It was exactly 65 years ago today that the U.S. Supreme Court issued a unanimous, landmark ruling in Brown v. Board of Education, striking down school segregation, and making clear that “separate but equal” is inherently unequal. It was one of the most important judicial rulings in American history.
More recently, however, Donald Trump judicial nominees have been reluctant to say whether the justices got it right.
As regular readers may recall, the first sign of trouble came a year ago, when Wendy Vitter, one of the president’s choices for the federal bench, was asked by Sen. Richard Blumenthal (D-Conn.) whether Brown was “correctly decided.” She didn’t want to give a definitive answer. Andrew Oldham, a Trump nominee for the Fifth Circuit of Appeals, was asked the same question and answered the same way.
The Republicans’ Senate majority seemed unfazed, narrowly confirming Oldham last year, and doing the same with Vitter’s nomination this week. But as Laura Meckler and Robert Barnes noted in a new piece for the Washington Post, this has quickly become an unexpected norm.
For months, a Democratic senator has been asking Trump judicial nominees what appears to be a straightforward question: Was Brown v. Board of Education, the landmark decision that ended legalized school segregation, properly decided?
Legal scholars across the ideological spectrum say the answer is clearly yes. Still, more than two dozen nominees have declined to answer the question at a time when many schools remain segregated by race.
Circling back to our earlier coverage, I can appreciate at some level why would-be jurists want to convey their impartiality, especially during Senate confirmation hearings. One never knows what kind of cases might arise in his or her courtroom, so judicial nominees tend to be understandably cautious about taking sides on controversial issues.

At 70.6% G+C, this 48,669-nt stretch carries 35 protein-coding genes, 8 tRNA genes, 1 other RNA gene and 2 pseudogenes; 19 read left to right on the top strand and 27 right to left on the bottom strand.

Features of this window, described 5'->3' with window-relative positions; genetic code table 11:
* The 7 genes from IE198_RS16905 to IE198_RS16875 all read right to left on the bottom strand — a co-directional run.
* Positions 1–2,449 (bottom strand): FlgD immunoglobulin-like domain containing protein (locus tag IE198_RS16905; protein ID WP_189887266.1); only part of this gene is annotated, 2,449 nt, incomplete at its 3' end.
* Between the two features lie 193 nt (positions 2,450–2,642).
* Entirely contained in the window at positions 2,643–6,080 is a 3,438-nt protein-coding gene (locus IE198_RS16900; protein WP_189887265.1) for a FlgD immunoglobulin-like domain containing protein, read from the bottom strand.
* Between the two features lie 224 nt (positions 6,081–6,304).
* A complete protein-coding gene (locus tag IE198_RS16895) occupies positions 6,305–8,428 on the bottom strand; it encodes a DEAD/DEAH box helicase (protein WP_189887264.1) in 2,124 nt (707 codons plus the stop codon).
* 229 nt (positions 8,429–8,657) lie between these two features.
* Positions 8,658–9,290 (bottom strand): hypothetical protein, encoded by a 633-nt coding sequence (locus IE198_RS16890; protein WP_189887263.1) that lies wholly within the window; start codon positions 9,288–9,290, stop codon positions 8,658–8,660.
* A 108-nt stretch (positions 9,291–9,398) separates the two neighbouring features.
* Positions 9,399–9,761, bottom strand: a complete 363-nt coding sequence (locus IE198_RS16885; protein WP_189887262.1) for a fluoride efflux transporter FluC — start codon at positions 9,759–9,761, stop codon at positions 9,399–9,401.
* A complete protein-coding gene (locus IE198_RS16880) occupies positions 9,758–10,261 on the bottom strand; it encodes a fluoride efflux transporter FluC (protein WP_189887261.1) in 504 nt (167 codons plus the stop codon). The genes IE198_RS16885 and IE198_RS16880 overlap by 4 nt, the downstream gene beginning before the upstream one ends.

Except in 2019, there’s no reason to see state-sanctioned segregation as a controversial issue.
During his Supreme Court confirmation hearings in 2006, for example, Samuel Alito described the Brown ruling as “one of the greatest, if not the single greatest thing that the Supreme Court of the United States has ever done.” Last year, Neil Gorsuch called it a “seminal decision that got the original understanding of the 14th Amendment right.”
As Perry Grossman and Dahlia Lithwick explained a while back in Slate, “This was an uncontroversial proposition for nominees for 60 some years, and even judges who might grumble in private about Brown’s originalist flaws or its methodology didn’t feel the need to perform their doubts before the Senate Judiciary Committee. Until now.”
If nominees refuse to give their views about whether Brown was correctly decided, will they also refuse to give their views on Dred Scott, which refuted the very humanity of black Americans? What about the internment of Japanese Americans, which the court held lawful in Korematsu but has since been recognized as one of the most shameful moments in American political or legal history? […]
Basic ideas about equality and race are slipping out of the canon of universally accepted legal truths. That shouldn’t be met with silence.
The fact that Senate Republicans don’t seem to care doesn’t make this right.